HE DOESN’T KNOW HOW MUCH I LOVE HIM

A blind person can use anything Apple makes that remotely resembles a computer – save for the iPod Classic – immediately and without help from a sighted person. (In some cases, it is somewhat easier to get a sighted person to turn on accessibility, as with a new iPod Nano.) A few other disabilities are almost as well accommodated; a few more are accommodated with effort. But it’s all standard equipment. Not only does everyone just expect it to work, on balance it actually does just work.

A couple of Android devices, running the rarely-seen current version of the operating system, kind of support accessibility. How well? About as well as you’d expect.

  • You need to read the manual.

    I was happy to note that the help documentation for Google Nexus 7 has a section dedicated for accessibility features. Anyone considering a purchase of an Android Jelly Bean device should read through this information.

    What I mean is you have to read the manual before you even start.

  • Your maiden voyage requires special care.

    If you are blind and do not have sighted assistance, don’t be in a hurry to unbox your Nexus 7 and turn it on. It would help to prepare a bit.

    Firstly, you will need to have a pair of headphones ready…. [I]t would help to have a flat surface like a desk. There is a gesture to turn on Accessibility mode which fires up Talkback with Explore by Touch mode active. This gesture is rather unreliable and seems to work best when the device is placed flat on a desk.

  • Two does not equal three and you’d better not forget that.

    You need to touch the screen with two fingers placed slightly apart and hold for four seconds…. Don’t remove your fingers from the screen, and, no matter what you do, don’t let a third finger touch the screen in these few seconds. I did this exact thing by mistake and the device said “cancelling accessibility mode” and wouldn’t talk to me at all for the next three hours no matter what I tried…. As a last resort, you may try the two-finger gesture again a few times. You might just be lucky!

    Obviously two fingers mean accessibility but three fingers mean turn off accessibility for the rest of the day. (Doesn’t that just make mathematical sense? Why are we arguing about this? It’s simple logic, isn’t it?)

  • You have to approach the task of typing in your wifi password with special workaround knowledge.

    When you get to the screen to enter the password for the wifi network, look for the checkbox which says “show password” or “display password” and check it. If you don’t do this, all characters on the virtual keyboard are read as “dot” by Talkback. Unfortunately, when entering your Google account details, the “show password” option isn’t available (for obvious reasons). This is where the headphones come in handy. In order to enter the password with the virtual keyboard, you need to connect the headphones. Once headphones are connected, the characters on the virtual keyboard are announced correctly. Otherwise, you will just hear “dot” no matter which character you touch.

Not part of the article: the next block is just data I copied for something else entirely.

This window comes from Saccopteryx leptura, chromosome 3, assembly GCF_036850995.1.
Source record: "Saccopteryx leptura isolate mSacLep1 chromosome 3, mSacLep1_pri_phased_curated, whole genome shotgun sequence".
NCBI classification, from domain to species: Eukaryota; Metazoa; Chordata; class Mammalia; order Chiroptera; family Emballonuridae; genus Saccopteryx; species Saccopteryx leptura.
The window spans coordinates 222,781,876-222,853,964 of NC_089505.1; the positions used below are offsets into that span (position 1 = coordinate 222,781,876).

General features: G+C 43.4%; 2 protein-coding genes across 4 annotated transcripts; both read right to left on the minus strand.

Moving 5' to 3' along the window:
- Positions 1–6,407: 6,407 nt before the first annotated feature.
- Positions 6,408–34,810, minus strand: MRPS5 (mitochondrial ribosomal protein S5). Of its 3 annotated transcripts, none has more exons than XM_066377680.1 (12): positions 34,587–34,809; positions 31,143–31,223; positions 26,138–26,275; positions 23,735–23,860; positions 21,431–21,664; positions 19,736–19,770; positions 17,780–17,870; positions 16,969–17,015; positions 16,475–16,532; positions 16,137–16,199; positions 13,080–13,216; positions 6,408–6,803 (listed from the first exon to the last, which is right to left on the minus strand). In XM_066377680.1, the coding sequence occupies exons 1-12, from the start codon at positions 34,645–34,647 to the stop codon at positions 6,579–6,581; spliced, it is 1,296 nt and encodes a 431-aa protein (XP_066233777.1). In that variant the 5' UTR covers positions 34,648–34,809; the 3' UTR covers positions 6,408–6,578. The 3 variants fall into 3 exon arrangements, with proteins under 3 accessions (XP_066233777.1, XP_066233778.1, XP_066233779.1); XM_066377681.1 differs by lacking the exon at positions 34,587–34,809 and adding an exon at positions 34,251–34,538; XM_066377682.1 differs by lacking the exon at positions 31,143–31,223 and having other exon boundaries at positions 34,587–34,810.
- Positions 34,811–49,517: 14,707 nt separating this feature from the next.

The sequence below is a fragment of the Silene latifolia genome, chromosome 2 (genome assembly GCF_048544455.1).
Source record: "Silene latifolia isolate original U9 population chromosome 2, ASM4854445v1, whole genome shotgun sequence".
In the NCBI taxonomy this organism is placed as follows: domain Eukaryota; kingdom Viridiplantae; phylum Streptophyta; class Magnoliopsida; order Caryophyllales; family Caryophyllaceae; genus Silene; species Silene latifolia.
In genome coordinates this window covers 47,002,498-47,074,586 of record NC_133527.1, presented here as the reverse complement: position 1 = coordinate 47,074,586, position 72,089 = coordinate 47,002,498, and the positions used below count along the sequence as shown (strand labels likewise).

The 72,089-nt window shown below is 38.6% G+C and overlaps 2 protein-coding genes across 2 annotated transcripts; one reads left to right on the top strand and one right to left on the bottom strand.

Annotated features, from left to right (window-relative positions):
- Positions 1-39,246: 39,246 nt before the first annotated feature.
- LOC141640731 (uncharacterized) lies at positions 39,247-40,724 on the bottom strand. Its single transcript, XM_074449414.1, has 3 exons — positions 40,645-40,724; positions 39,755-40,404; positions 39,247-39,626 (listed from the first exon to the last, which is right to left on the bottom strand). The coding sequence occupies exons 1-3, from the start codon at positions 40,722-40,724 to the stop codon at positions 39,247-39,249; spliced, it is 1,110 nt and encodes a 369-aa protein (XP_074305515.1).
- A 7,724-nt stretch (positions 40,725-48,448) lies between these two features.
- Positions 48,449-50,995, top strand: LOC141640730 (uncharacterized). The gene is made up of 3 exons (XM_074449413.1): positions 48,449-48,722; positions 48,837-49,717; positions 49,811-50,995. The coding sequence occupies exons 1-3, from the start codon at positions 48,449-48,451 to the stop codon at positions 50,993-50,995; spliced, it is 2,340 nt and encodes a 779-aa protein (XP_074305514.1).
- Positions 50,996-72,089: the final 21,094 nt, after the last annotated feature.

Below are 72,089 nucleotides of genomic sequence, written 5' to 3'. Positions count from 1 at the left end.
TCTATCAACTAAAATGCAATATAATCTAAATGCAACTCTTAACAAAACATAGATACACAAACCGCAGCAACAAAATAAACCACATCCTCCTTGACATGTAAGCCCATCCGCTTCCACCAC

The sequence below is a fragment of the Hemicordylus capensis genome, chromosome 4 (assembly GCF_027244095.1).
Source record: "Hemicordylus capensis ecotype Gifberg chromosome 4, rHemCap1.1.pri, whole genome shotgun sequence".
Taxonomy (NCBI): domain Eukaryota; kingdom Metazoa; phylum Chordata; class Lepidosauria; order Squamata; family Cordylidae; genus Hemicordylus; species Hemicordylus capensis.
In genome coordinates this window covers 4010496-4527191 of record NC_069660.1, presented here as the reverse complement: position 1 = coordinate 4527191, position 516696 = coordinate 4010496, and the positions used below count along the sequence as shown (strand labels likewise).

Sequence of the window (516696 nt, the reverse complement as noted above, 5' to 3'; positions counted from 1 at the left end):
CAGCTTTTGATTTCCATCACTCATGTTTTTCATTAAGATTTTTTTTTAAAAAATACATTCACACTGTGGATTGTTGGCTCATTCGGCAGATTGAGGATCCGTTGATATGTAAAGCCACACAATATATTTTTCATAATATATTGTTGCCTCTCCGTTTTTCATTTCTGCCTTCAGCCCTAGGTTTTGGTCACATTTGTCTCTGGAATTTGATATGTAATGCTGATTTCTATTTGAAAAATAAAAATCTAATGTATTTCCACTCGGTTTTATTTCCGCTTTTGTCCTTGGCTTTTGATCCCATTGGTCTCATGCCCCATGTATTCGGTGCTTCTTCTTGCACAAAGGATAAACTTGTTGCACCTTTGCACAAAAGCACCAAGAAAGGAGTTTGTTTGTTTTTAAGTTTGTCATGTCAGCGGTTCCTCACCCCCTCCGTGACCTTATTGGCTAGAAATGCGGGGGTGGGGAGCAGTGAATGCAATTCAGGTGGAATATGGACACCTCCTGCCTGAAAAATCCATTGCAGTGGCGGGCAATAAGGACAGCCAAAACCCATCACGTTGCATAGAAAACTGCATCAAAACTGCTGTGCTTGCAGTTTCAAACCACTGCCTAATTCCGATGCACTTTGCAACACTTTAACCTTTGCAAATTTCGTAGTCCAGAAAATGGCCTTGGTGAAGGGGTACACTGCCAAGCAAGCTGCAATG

• Some functions are simply missing.

    • A gesture to pause or stop speech

    • A gesture to read from the current item to the end [including settings screens, only the visible parts of which are read]

  • You can’t really expect to be able to unlock your own device because most of the interface is unlabelled.

    If the Nexus 7 needs a PIN to unlock, the way to enter it is slightly different to the usual way you enter text. On the lock screen, there is an input field without a label and immediately to the right is a button without a label as well. This unlabelled button needs to be activated by double-tapping before entering the PIN. To insert digits of the PIN, just tap the digits on the telephone-keypad-style virtual keypad. Don’t double-tap them…. Even though there is no feedback, the digits are entered.

  • Voice recognition echoes your words back to you while you’re still talking.

    When you are speaking, Talkback will start reading out words as they are recognised by the device and entered in the input field. This can be a bit distracting. And by now you can guess why I suggest using headphones.

  • You can barely browse the Web.

    Talkback now works with Google Chrome…. It does recogni[z]e various HTML elements such as lists, headings, landmarks, and so on, but there is no way to navigate/jump among these. The available reading levels are still character, word, and paragraph. Further, the explore-by-touch feature doesn’t seem to work reliably on a Web page.

    But you can turn on some scripts that might solve part of the problem. (Users are of course expected to reprogram their own devices.)

  • You can’t Twit.

    I was trying to find an accessible Twitter client for Android. UberSocial seems to be the answer, but the app displays timelines in Web view, which makes it a bit difficult to use.

Open is better, and Android is winning.

The foregoing posting appeared on Joe Clark’s personal Weblog on 2012.08.05 15:54. This presentation was designed for printing and omits components that make sense only onscreen. (If you are seeing this on a screen, then the page stylesheet was not loaded or not loaded properly.) The permanent link is:
https://blog.fawny.org/2012/08/05/2fingersnot3/

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